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zero sequence Ct

    • 1 posts
    September 8, 2019 11:08 AM PDT

    How the zero sequence Ct works and its protection relay operation if there's a fault current.

    • 103 posts
    September 8, 2019 7:26 PM PDT

    It works just like an AC Clamp on Ammeter.  A GFCI, you may call them an RDC, uses this same technology to detect an imbalance of current between conductors that should be balanced.

    It is a single CT usually low ratio, 100:5 or 50:5 here in North America.

    The phase conductors feeding a load are routed through the CT window. The CT will detect any imbalance in current, similar to a residual CT connection.

    The advantage over the residual connection is that the ZST can be much more sensitive.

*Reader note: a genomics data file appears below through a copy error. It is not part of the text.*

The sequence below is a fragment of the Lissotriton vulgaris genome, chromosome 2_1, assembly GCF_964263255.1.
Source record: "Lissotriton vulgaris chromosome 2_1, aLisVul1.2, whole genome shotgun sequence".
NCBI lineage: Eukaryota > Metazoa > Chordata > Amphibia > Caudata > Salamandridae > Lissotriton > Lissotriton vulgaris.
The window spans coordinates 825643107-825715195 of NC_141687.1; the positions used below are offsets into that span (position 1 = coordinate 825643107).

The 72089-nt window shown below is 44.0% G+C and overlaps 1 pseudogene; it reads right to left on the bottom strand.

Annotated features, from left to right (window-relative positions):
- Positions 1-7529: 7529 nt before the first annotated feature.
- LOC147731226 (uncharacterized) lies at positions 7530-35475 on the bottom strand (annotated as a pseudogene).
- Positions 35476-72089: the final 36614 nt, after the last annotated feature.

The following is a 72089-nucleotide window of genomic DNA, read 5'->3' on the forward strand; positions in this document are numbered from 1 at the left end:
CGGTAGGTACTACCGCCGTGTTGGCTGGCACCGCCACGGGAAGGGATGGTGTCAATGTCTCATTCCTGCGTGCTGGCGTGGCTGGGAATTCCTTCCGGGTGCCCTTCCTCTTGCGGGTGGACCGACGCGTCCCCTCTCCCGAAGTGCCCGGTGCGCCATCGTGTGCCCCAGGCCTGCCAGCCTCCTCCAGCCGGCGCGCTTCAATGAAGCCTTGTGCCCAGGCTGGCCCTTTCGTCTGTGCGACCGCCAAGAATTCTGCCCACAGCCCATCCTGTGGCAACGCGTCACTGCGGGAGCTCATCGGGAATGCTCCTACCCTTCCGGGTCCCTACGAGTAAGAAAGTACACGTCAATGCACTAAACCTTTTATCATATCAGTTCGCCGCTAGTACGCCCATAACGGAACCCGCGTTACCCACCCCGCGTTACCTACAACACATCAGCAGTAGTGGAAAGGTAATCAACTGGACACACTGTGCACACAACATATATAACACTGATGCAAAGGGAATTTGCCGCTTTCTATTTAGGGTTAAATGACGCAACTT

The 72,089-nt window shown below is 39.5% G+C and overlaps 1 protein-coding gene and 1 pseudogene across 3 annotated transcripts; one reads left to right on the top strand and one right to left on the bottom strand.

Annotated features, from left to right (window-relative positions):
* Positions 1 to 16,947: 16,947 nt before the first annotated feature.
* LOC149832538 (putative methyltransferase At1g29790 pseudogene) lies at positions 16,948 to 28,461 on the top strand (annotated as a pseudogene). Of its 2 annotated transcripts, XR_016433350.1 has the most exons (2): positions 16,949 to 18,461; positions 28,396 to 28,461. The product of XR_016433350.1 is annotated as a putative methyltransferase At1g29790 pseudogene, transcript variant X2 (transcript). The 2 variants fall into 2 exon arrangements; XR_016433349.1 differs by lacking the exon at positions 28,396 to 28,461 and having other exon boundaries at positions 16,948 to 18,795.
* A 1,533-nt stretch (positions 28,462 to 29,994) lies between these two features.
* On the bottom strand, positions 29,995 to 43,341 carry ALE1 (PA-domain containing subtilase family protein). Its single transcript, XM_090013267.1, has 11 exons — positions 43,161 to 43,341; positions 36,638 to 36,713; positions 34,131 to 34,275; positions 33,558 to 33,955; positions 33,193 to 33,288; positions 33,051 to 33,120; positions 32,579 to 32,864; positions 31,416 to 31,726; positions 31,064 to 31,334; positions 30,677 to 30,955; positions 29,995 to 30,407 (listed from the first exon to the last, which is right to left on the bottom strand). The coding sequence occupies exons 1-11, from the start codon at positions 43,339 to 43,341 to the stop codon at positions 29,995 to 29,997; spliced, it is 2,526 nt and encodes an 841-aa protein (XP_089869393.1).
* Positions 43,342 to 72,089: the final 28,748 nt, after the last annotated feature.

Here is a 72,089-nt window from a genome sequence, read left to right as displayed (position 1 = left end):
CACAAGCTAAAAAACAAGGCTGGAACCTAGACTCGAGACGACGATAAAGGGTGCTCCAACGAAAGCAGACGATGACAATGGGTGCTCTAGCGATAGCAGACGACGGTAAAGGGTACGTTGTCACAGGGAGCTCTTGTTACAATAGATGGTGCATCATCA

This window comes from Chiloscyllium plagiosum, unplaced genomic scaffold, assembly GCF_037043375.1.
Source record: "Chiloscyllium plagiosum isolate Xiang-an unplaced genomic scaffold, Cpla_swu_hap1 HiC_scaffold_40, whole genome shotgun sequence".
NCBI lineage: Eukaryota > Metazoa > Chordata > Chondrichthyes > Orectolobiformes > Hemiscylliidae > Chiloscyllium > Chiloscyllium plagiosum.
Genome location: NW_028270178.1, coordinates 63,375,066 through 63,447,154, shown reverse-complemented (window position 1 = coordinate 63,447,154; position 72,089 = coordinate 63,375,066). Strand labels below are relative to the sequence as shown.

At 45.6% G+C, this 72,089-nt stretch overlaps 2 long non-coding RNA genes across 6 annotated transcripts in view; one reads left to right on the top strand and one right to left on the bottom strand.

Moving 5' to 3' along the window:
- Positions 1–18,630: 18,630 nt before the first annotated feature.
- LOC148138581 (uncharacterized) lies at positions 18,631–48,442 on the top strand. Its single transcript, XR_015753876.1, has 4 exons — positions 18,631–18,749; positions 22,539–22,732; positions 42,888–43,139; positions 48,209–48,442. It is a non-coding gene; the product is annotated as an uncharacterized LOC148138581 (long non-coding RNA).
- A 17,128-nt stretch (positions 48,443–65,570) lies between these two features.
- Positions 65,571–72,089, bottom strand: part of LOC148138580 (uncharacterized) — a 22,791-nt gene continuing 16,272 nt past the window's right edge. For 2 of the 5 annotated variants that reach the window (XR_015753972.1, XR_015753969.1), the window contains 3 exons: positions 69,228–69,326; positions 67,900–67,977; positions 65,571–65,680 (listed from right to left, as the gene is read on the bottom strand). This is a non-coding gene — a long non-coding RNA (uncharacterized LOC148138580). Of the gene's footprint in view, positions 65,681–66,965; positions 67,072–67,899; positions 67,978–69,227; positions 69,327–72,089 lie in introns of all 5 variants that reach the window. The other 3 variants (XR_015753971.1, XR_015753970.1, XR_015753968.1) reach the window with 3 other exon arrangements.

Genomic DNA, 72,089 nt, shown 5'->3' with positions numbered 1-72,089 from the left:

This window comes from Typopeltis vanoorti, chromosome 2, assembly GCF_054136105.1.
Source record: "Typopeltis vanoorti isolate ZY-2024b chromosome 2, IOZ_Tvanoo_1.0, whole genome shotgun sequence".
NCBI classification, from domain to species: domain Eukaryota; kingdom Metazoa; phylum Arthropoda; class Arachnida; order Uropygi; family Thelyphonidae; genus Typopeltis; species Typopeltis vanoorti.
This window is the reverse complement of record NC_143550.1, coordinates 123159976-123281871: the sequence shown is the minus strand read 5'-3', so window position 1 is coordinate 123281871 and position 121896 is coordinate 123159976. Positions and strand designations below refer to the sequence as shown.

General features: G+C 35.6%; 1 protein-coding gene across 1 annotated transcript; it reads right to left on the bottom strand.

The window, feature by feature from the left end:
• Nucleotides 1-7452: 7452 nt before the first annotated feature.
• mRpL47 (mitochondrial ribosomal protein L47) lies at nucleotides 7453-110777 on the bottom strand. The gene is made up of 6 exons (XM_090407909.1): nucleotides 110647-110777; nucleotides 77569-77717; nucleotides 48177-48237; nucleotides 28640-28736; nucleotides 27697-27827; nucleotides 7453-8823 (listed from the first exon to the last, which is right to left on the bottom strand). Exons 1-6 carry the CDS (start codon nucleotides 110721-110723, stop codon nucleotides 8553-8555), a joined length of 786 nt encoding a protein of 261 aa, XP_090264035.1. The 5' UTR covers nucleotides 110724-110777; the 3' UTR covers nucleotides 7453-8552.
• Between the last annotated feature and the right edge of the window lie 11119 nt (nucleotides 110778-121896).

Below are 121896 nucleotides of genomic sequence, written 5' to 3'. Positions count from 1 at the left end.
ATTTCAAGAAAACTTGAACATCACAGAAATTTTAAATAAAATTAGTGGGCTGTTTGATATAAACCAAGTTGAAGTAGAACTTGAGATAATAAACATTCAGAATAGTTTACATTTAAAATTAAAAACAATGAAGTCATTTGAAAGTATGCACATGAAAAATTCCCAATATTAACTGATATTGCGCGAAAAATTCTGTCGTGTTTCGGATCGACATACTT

The residual connection uses the phase CTs, so they must be sized for full load current. 

    The ZST sees only the imbalance current & so the ratio can be much lower.

    For a solidly grounded system a ground fault on one phase will result in a large imbalance on the faulted conductor & the current will return to the source using a path that is outside the CT window.  The ZST will output a proportional current to the protective relay which in turn signals a breaker to open. The relay must be set above any normal imbalance in current. 

    The old name for this transformer is BYZ or Balanced Wye Zero Sequence Current Transformer.

    Find a clamp on ammeter & experiment, you do not need three phase. A single phase load is sufficient.

    1. Run all conductors through the window & verify the reading is zero.  Electricians use this technique to check for ground faults or leakage currents on circuit conductors & loads.  

    2. Run a single ungrounded conductor through the window & verify the meter is reading full current. 

    The ZST is used as a permanent installation of experiment 1.